I turn 24 in a few weeks and maybe some people think I'm too young to be married. DH is 26. We own a house, though, have been together for 3 1/2 years, and have stable jobs with benefits. I can't imagine having married DH while still in college.

    I am a huge proponent of living together before marriage, though. I think it's less of a risk; you learn how to run a household together, manage finances, work any living together issues, and you never really know someone until you've lived with them. On a side note, DH's aunt said she didn't feel comfortable saying the blessing at our wedding because we live together. We were okay with that, though (MIL was *pis$ed!*).
     
  17. You have chosen to ignore posts from Peonie. Show Peonie's posts

    Re: from love letters

    Well, I moved in with my boyfriend in December 08, about 10 months into our relationship, and a lot of people were like "you should wait". But it was right for us. I needed to get out of my apartment for various reasons (living with my friend was just not working anymore), and my boyfriend owns a condo and asked me to move in. My parents seemed ok, and so did his. We have been extremely happy living together, and I think it is perfect for us before we get engaged.
     
  18. You have chosen to ignore posts from ash. Show ash's posts

    Re: from love letters

    I knew I was going to marry my husband within months of meeting him...days really...but I was 27.  If I'd met him earlier I'm not even sure I'd have dated him.  I think he was kind of cocky and conceited then.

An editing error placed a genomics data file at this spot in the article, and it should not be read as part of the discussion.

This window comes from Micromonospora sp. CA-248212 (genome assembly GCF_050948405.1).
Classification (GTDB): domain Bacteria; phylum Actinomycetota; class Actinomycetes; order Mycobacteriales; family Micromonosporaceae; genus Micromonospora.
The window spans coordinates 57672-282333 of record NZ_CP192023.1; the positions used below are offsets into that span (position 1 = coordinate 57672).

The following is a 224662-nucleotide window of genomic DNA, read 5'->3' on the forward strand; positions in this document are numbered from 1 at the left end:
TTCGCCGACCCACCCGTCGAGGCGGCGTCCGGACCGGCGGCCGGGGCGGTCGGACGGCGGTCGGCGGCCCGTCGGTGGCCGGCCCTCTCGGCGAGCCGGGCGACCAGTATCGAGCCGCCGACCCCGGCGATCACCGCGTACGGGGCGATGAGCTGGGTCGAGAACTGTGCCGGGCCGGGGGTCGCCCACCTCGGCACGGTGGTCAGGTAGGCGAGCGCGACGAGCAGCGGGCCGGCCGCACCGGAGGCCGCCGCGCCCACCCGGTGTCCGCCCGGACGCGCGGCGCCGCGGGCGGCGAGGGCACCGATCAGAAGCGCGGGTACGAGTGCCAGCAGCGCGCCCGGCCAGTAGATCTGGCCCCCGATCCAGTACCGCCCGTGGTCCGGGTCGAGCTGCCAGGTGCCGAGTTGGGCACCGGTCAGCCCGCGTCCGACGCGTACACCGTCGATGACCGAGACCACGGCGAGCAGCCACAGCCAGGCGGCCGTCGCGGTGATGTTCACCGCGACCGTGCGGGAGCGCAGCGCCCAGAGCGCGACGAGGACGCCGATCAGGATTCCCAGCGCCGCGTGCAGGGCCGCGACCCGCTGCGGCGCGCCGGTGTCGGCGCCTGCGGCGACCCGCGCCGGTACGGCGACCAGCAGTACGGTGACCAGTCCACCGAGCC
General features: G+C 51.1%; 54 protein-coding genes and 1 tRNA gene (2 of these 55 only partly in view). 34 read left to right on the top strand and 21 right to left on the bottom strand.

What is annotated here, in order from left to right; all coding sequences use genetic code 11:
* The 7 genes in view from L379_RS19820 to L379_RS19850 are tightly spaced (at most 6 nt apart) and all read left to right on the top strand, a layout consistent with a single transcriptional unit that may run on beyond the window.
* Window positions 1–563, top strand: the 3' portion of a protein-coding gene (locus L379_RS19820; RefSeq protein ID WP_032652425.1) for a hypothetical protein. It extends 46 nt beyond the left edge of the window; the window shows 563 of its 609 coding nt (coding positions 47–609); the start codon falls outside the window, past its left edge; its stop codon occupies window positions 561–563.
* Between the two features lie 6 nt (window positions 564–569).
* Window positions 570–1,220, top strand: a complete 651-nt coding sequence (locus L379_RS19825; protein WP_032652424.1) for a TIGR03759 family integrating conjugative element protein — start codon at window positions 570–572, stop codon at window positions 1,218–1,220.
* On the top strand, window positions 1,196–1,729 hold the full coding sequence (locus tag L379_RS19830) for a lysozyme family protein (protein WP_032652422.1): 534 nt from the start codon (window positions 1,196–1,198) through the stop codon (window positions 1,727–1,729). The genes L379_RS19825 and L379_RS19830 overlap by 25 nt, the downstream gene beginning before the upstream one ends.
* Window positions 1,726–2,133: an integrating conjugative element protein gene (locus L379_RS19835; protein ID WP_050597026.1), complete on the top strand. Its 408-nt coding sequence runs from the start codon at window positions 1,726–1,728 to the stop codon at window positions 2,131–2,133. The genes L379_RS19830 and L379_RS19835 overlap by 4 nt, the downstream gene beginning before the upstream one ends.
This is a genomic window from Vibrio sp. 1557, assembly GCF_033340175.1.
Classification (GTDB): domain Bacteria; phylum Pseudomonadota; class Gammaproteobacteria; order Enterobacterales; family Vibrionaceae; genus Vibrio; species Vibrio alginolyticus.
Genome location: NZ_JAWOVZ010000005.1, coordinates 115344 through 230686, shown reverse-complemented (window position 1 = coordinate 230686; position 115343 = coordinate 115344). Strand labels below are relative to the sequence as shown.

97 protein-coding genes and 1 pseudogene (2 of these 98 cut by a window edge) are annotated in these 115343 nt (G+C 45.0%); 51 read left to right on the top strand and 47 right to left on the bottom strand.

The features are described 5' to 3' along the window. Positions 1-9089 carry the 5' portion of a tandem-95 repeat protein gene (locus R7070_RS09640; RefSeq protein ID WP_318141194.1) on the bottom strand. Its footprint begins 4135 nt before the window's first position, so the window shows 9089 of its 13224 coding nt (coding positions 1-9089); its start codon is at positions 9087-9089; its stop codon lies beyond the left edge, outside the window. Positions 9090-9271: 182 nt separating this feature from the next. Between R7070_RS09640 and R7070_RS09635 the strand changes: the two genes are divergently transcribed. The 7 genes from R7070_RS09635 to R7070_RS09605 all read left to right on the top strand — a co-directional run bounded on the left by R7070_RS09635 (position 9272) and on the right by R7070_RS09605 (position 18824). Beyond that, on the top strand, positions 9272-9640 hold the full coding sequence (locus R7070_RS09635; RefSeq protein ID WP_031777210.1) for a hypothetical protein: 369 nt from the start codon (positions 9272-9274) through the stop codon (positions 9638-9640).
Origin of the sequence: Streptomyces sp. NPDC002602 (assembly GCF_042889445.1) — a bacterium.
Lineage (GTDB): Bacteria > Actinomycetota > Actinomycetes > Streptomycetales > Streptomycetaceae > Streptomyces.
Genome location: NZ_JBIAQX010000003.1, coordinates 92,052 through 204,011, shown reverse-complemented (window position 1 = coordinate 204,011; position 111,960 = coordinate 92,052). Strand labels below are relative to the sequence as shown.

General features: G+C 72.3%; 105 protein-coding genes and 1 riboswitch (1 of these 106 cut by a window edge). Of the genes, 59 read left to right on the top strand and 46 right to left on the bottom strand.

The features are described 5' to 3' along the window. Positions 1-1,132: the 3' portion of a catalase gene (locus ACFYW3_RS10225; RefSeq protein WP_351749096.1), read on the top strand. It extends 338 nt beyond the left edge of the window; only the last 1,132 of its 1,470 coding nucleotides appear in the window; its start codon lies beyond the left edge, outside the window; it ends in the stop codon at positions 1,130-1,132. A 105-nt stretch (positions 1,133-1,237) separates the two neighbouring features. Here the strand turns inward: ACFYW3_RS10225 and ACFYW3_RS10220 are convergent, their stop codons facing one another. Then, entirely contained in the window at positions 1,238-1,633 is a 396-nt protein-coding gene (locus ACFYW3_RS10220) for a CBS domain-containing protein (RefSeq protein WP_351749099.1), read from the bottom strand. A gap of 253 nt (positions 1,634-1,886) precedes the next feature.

The one thing that really struck me about that letter (besides the fact that I still don't understand why he wrote it...if you are so sure of what you are doing, why do you care what strangers think...which makes you wonder if he is as sure as he lets on), was that he really didn't consider is that its not just that its work keeping a marriage together but sometimes love and all that work is still not enough.  Sometimes you change so much that you grow apart and not together. 

    I was really in love with my college boyfriend, too, who I met when I was 19.  We also discussed marriage.  But by the time I graduated, at 22, there was no way we were going to be able to get and stay married.  And we still really loved each other.  We parted on very good terms.  But it was also nothing compared to what I feel for my husband. That just takes love to a whole new level.

    I was surprised, and bothered, by the fact that both Meredith and this letter writer treated divorce so cavalierly.  Getting married is not what you do at the end of a really good date and getting divorced is not like breaking up.  Does he honestly think its that simple??
     
  19. You have chosen to ignore posts from pinkkittie27. Show pinkkittie27's posts

    Re: from love letters

    Well you don't want to convince people that divorce is the worst thing ever so they'd better stick around in their miserable marriage.
    I don't think she was so much belittling divorce or marriage as she was putting it in perspective. It's not like if you get married at 22, or any age, and if you realize it was a mistake you're stuck with it for life. If things were that way it would be terrible.


    In Response to Re: from love letters:
    I don't like her advice - what's the worst that can happen?  You get a divorce, and is that so terrible?  I hate this mentality.  If people took marriage more seriously than thinking oh, if it doesn't work out I can just get a divorce, the divorce rate would be a lot lower.
    Posted by dkb6248

     
  20. You have chosen to ignore posts from lucy7368. Show lucy7368's posts

    Re: from love letters

    In Response to Re: from love letters:
    In Response to Re: from love letters : Happy Anniversary! I think being wise enough to wait is a sign that you're more ready than someone who wants to jump into it.
    Posted by WhirledPeasPlease